Khalid Aqbal's new condo sits in one corner of a quiet leafy square in a northern Virginia suburb. He's 62, and it's the first home he's bought in the U.S. since moving here from Canada. Some of his neighbors' homes are in foreclosure, but Aqbal isn't worried because he didn't take out a high-risk loan.
"I've always bought everything — all the big things — on Islamic finance," he says. "My wife makes sure I pay all my bills on time so there's no interest."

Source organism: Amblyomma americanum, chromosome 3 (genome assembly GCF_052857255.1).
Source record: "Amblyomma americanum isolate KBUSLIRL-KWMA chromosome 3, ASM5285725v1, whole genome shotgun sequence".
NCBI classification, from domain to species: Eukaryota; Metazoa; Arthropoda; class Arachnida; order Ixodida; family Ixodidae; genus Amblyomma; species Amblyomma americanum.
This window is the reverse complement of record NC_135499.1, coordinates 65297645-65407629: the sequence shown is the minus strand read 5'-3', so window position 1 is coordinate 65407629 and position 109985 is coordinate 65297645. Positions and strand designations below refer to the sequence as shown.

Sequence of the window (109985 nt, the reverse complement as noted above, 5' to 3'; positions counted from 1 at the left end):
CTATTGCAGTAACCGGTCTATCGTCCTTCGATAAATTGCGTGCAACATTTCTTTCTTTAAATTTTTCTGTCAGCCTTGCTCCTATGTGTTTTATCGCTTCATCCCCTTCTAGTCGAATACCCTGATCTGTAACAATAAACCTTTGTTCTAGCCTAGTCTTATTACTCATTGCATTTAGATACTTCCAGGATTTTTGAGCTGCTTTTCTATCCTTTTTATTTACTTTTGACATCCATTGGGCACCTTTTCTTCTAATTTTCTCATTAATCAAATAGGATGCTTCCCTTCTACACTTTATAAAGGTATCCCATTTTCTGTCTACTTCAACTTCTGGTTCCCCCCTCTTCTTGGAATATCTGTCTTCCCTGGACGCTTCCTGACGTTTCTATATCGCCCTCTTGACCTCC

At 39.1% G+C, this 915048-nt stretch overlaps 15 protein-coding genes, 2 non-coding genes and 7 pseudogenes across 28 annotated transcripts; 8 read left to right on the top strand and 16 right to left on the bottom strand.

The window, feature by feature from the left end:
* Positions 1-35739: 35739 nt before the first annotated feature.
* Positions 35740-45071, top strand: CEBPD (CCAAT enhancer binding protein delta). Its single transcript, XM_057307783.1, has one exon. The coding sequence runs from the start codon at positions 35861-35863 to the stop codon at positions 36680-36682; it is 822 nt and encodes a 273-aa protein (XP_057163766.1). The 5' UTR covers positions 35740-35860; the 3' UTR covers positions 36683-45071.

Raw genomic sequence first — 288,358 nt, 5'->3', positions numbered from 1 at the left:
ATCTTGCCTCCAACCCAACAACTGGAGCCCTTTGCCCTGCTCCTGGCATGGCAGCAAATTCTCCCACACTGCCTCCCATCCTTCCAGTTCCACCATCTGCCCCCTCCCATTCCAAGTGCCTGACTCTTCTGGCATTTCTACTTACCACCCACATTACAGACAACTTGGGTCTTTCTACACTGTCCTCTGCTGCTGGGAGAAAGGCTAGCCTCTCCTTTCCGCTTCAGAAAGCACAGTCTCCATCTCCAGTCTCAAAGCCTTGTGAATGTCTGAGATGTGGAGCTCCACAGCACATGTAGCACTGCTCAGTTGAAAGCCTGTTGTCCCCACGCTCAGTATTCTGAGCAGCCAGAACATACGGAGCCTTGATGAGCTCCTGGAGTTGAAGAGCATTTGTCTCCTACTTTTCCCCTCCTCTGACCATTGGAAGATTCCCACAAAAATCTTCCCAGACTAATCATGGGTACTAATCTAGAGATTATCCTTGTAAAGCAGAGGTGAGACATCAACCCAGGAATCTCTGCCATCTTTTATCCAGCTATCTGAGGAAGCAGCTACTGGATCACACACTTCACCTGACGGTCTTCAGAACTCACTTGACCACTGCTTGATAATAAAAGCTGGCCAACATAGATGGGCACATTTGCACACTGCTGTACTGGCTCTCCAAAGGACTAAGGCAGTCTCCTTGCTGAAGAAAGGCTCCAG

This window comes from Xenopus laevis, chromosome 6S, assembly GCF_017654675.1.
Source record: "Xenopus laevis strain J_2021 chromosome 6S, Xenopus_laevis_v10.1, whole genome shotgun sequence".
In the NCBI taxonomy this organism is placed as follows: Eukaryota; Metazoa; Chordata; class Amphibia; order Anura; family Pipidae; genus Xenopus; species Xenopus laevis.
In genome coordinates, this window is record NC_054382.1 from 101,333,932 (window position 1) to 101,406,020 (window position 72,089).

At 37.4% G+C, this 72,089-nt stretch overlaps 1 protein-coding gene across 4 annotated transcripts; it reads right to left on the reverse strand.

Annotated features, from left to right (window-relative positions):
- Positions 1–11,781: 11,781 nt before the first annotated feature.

Islamic finance firms help Muslim customers buy homes without compromising their religious principles. This conservative approach to finance keeps the firms clear of the subprime drama and customers like Aqbal in their homes.